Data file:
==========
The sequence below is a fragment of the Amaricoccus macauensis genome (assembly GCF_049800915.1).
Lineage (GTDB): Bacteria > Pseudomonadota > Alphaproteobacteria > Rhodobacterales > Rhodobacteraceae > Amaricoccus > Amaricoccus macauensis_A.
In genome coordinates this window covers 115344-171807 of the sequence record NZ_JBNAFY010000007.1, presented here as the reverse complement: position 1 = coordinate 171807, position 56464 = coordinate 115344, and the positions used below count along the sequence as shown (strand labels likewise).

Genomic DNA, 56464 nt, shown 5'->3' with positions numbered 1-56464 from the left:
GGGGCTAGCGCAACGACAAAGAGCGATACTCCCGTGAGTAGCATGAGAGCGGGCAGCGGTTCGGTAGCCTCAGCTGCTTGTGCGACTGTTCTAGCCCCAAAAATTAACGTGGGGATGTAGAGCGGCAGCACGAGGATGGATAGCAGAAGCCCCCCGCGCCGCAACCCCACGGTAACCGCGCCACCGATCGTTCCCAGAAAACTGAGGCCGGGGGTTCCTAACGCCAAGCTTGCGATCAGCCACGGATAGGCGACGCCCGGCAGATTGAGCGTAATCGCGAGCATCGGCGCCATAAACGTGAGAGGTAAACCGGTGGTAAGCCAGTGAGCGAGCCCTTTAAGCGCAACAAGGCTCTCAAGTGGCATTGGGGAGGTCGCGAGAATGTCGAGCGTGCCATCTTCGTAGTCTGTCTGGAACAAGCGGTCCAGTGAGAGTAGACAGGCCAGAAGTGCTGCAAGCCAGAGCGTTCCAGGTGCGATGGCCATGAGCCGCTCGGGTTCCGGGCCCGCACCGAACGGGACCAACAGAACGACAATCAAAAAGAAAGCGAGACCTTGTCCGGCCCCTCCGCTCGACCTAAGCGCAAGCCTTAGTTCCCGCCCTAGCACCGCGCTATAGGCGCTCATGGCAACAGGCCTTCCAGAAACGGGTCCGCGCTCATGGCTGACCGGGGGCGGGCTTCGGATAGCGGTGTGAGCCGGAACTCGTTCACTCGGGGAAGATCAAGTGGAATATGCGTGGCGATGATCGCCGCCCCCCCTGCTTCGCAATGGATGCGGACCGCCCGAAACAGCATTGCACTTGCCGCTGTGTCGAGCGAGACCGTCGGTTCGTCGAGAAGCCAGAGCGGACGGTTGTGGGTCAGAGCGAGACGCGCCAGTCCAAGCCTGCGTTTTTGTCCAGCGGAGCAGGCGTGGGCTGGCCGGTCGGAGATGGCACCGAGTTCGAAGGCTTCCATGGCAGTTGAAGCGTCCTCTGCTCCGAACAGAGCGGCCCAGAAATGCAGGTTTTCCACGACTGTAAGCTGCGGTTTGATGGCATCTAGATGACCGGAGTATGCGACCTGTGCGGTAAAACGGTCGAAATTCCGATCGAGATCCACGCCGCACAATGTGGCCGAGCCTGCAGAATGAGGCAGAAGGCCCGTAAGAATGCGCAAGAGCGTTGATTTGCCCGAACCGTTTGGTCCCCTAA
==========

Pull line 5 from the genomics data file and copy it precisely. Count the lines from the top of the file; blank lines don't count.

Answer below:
GGGGCTAGCGCAACGACAAAGAGCGATACTCCCGTGAGTAGCATGAGAGCGGGCAGCGGTTCGGTAGCCTCAGCTGCTTGTGCGACTGTTCTAGCCCCAAAAATTAACGTGGGGATGTAGAGCGGCAGCACGAGGATGGATAGCAGAAGCCCCCCGCGCCGCAACCCCACGGTAACCGCGCCACCGATCGTTCCCAGAAAACTGAGGCCGGGGGTTCCTAACGCCAAGCTTGCGATCAGCCACGGATAGGCGACGCCCGGCAGATTGAGCGTAATCGCGAGCATCGGCGCCATAAACGTGAGAGGTAAACCGGTGGTAAGCCAGTGAGCGAGCCCTTTAAGCGCAACAAGGCTCTCAAGTGGCATTGGGGAGGTCGCGAGAATGTCGAGCGTGCCATCTTCGTAGTCTGTCTGGAACAAGCGGTCCAGTGAGAGTAGACAGGCCAGAAGTGCTGCAAGCCAGAGCGTTCCAGGTGCGATGGCCATGAGCCGCTCGGGTTCCGGGCCCGCACCGAACGGGACCAACAGAACGACAATCAAAAAGAAAGCGAGACCTTGTCCGGCCCCTCCGCTCGACCTAAGCGCAAGCCTTAGTTCCCGCCCTAGCACCGCGCTATAGGCGCTCATGGCAACAGGCCTTCCAGAAACGGGTCCGCGCTCATGGCTGACCGGGGGCGGGCTTCGGATAGCGGTGTGAGCCGGAACTCGTTCACTCGGGGAAGATCAAGTGGAATATGCGTGGCGATGATCGCCGCCCCCCCTGCTTCGCAATGGATGCGGACCGCCCGAAACAGCATTGCACTTGCCGCTGTGTCGAGCGAGACCGTCGGTTCGTCGAGAAGCCAGAGCGGACGGTTGTGGGTCAGAGCGAGACGCGCCAGTCCAAGCCTGCGTTTTTGTCCAGCGGAGCAGGCGTGGGCTGGCCGGTCGGAGATGGCACCGAGTTCGAAGGCTTCCATGGCAGTTGAAGCGTCCTCTGCTCCGAACAGAGCGGCCCAGAAATGCAGGTTTTCCACGACTGTAAGCTGCGGTTTGATGGCATCTAGATGACCGGAGTATGCGACCTGTGCGGTAAAACGGTCGAAATTCCGATCGAGATCCACGCCGCACAATGTGGCCGAGCCTGCAGAATGAGGCAGAAGGCCCGTAAGAATGCGCAAGAGCGTTGATTTGCCCGAACCGTTTGGTCCCCTAA